For the third year in a row, business intelligence (BI) applications have been ranked the top technology priority in the 2008 Gartner Executive Programs survey of 1,500 chief information officers (CIOs).1 Another recent report by Gartner indicates that businesses aren't effectively implementing a BI strategy, which could limit achievement of business goals.2 Have you executed a BI strategy, and the BI strategy you arrived at has landed in organizational closet. Are you trying to find an answer on what went wrong and what could have done better to make the BI strategy acceptable across the organization?


Creating a BI strategy that is easily acceptable to different units within your organization takes much more than just sound BI knowledge. You need the right approach, techniques and few smart moves to make your strategy actionable and attractive enough to remain outside the organizational closet. Before we understand how to make the BI strategy acceptable in the organization, let us define BI strategy. A BI strategy is a long-term plan for an enterprise-wide BI architecture that is designed to make the organization agile, adaptable and efficient by enabling better decision-making. A sound BI strategy would help the organization to leverage information assets effectively for achieving competitive edge in the market.


BI strategy is different from taking immediate actions with the resources at hand and is usually developed over a period of 3 years or more. The BI strategy should guide and lead organizational thinking and behavior to use information as strategic assets. BI strategy should have a comprehensive approach and method for describing the current and dynamic future behavior of an organization's processes, information systems, personnel and organizational units, so that they align with the organization's goals and strategic direction. Effective BI strategy should ensure that business strategy and IT investments are aligned. We will now provide the right approach for creating a successful BI strategy that would gel well in the overall enterprise framework and at the same time be politically acceptable within the organization. We will also see the important tricks you should deploy at different stages to make your BI strategy sociable and work toward achieving your organizational goals in nine steps.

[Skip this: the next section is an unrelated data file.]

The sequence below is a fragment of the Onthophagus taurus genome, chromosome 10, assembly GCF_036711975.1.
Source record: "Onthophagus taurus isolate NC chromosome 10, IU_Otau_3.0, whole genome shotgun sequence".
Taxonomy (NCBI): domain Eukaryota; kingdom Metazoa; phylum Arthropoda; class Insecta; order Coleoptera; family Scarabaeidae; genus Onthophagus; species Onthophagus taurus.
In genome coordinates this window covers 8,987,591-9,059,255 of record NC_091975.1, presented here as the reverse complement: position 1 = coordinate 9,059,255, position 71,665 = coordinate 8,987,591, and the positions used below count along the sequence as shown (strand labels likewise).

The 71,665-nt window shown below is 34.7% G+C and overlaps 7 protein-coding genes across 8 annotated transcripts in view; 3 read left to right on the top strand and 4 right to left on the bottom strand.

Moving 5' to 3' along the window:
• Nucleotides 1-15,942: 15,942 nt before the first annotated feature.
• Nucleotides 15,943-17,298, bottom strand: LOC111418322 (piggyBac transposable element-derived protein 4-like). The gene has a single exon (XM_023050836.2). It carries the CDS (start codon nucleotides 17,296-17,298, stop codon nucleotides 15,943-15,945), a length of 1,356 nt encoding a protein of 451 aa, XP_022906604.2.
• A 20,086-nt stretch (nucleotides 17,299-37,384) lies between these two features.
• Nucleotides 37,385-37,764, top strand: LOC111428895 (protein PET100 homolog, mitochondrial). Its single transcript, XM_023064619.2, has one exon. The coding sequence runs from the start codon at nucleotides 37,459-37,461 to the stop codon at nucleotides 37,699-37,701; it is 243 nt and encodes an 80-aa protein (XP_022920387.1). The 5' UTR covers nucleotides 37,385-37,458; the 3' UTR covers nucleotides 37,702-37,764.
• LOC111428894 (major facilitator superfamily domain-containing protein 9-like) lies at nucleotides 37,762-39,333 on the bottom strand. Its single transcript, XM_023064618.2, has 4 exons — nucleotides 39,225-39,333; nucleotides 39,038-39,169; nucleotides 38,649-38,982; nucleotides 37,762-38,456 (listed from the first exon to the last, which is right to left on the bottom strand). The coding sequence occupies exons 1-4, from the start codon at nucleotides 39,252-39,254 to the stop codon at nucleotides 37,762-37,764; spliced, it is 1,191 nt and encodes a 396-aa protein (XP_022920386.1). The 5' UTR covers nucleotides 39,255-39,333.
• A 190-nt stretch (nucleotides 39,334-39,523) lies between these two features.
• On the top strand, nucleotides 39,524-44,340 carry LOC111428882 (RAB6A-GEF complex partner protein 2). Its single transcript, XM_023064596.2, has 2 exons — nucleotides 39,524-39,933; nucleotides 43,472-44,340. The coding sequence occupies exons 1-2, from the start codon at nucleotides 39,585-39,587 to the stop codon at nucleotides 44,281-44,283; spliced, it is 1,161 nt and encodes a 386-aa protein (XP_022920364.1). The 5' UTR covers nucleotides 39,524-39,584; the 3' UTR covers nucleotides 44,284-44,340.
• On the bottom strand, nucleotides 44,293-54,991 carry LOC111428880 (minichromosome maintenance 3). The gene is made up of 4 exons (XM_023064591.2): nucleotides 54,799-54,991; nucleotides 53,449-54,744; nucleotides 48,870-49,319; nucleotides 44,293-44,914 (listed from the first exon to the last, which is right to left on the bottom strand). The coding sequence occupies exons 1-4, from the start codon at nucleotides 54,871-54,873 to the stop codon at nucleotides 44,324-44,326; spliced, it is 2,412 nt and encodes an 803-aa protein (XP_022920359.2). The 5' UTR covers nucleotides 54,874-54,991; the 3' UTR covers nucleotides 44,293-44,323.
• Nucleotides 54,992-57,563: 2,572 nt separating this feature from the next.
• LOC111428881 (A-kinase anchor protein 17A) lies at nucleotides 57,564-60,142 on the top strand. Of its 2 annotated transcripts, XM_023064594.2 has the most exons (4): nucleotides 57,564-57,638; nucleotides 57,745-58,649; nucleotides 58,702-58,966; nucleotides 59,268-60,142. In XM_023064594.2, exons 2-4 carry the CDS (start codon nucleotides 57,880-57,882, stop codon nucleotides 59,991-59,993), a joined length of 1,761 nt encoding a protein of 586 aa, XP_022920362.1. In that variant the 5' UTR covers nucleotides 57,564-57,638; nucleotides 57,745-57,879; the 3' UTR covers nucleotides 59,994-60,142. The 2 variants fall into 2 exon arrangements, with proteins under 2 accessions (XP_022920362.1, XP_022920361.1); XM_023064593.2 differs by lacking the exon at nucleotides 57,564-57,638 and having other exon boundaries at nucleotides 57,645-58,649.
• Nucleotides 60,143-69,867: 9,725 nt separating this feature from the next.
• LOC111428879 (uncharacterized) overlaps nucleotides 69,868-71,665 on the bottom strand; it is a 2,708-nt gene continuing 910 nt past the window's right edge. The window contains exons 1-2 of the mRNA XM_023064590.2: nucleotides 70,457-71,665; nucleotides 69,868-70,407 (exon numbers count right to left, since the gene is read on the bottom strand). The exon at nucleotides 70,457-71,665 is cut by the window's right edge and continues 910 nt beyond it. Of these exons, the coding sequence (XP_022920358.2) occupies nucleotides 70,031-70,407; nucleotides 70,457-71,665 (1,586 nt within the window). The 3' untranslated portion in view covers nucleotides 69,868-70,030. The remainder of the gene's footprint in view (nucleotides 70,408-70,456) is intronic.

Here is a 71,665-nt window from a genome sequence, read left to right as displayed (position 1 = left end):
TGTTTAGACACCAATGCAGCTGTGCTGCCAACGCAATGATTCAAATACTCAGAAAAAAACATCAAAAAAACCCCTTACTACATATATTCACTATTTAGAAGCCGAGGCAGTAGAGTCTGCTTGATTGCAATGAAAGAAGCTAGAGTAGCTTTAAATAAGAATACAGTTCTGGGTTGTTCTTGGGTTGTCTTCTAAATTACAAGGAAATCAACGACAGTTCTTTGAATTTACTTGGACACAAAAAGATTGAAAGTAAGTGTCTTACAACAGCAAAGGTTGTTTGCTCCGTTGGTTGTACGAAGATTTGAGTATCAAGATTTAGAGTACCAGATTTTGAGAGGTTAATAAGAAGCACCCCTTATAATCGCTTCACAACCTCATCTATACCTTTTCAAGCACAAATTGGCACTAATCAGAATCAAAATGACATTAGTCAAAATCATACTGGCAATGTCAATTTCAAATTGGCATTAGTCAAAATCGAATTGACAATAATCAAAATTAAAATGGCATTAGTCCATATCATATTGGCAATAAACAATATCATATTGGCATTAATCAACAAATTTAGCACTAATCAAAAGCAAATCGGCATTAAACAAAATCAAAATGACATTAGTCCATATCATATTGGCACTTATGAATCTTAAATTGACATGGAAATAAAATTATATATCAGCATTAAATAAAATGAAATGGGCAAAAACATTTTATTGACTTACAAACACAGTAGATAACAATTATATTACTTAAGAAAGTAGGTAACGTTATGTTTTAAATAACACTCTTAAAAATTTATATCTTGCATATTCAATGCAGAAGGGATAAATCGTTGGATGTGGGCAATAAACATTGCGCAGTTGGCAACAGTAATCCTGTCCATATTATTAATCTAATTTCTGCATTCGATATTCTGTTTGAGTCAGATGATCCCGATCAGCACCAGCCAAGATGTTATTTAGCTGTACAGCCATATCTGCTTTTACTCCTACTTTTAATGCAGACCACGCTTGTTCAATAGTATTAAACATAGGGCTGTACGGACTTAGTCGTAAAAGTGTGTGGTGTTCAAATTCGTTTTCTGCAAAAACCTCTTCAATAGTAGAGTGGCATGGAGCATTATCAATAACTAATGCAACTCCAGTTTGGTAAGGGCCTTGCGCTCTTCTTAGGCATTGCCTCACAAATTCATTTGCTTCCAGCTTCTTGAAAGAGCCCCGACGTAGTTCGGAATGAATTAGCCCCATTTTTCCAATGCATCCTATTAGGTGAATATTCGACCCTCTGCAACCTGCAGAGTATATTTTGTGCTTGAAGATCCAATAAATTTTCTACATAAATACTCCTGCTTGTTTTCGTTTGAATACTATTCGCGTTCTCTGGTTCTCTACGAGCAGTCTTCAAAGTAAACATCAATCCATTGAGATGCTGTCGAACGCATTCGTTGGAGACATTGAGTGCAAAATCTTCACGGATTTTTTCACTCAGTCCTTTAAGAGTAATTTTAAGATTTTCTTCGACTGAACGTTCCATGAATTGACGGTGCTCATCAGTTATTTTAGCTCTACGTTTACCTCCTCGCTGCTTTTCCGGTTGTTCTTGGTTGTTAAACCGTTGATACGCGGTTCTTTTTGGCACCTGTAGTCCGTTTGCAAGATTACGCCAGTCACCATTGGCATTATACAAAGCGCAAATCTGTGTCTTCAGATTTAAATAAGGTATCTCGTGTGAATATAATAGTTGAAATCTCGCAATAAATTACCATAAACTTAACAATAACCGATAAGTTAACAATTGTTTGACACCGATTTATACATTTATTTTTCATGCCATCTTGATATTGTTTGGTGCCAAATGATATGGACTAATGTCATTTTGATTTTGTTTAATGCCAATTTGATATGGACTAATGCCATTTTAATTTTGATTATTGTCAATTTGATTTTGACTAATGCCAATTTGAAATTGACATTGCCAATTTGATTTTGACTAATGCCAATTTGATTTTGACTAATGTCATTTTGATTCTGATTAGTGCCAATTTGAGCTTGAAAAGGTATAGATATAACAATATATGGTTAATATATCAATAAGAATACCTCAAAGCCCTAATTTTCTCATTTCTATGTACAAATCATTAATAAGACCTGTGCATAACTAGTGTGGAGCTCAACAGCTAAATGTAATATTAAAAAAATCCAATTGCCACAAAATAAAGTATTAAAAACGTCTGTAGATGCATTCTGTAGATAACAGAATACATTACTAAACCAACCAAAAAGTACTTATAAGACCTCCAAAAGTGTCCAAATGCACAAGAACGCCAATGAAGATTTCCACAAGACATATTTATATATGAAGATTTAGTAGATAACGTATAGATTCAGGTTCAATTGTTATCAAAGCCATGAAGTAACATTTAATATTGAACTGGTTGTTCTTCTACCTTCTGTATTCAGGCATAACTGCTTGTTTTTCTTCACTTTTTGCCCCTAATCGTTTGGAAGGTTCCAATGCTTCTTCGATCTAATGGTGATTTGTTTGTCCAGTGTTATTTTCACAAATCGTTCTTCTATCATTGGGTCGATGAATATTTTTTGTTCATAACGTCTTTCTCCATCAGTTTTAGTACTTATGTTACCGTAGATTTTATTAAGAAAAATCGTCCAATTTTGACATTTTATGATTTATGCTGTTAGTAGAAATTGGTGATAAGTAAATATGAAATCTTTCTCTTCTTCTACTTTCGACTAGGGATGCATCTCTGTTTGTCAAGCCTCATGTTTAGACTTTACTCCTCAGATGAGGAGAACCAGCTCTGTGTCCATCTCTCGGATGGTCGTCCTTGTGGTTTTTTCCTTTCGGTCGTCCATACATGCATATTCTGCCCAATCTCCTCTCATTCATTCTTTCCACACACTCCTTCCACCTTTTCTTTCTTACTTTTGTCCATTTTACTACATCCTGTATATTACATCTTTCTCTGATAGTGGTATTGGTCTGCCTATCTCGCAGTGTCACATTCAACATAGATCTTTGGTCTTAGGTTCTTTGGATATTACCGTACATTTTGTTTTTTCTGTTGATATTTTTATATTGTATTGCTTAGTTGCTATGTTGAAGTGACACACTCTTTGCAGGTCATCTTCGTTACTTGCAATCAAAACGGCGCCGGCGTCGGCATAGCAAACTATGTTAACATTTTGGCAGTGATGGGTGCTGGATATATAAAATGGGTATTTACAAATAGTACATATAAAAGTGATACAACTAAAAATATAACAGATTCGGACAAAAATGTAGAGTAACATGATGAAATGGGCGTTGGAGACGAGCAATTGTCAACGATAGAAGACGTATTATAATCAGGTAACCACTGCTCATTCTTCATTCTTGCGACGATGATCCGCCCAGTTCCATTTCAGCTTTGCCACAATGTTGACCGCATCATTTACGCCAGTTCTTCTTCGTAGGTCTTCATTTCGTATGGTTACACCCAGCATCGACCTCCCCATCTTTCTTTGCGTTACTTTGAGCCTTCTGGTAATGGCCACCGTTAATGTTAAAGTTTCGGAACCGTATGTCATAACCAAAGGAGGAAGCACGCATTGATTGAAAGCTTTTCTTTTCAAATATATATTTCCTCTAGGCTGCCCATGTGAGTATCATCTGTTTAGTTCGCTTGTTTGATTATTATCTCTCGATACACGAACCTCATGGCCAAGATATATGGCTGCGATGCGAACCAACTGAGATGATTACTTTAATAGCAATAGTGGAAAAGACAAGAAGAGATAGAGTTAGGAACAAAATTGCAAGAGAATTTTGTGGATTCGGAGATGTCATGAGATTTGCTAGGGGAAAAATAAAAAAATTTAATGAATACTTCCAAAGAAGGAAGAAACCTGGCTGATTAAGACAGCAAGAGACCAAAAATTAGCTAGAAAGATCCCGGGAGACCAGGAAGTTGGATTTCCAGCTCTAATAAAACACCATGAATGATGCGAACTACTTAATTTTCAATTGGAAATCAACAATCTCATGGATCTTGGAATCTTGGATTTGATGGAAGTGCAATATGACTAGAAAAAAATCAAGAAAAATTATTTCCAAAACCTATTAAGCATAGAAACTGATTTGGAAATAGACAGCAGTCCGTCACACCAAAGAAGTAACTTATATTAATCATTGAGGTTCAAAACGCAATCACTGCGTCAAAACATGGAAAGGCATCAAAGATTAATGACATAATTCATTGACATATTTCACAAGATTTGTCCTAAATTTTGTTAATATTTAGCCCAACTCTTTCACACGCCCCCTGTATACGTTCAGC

The First Step: Get Stakeholders Onboard


Identifying the executive-level sponsorship and key stakeholders who are committed to make organization information centric is the first step toward a successful BI strategy. If there are several groups that would benefit from the BI strategy, the group that is most influential in the organization should drive the BI strategy. A clear, actionable and achievable objective of the strategy should be defined. This objective should be endorsed by all the stakeholders. The scope of the BI strategy should be drawn within the boundaries of the objective. The functional boundaries of the BI strategy should also be laid down.


The next most critical thing is the name to be given to the BI strategy. The name given to the BI strategy should clearly reflect the business objective of the BI strategy. This makes it easy to set expectations for the outcome of the BI strategy. A detailed project plan should be created outlining activities, resources, milestones and expected deliverables. A meeting planner should be published in advance to ensure time commitments from key subject matter experts and stakeholders. Once the initial foundation is set for the strategy, it is important to inaugurate the BI strategy with an official kick-off meeting. This should include participation from all the key associates within the organization who would play crucial roles in executing the BI strategy. Their participation would also show that you consider them an important part of this strategy, and they would hopefully feel an obligation to make the BI strategy a success.


The Second Step: Understand As-Is Business and IT Landscape


We are now all set for BI strategy execution with the correct launch pad, plan and ammunitions. Understanding current business processes, data and the associated IT environment is a good starting point for taking the strategy forward. A good understanding of the business functions and processes should be gathered by meeting the business team. The BI strategy team should be well prepared with a questionnaire and agenda before the meeting.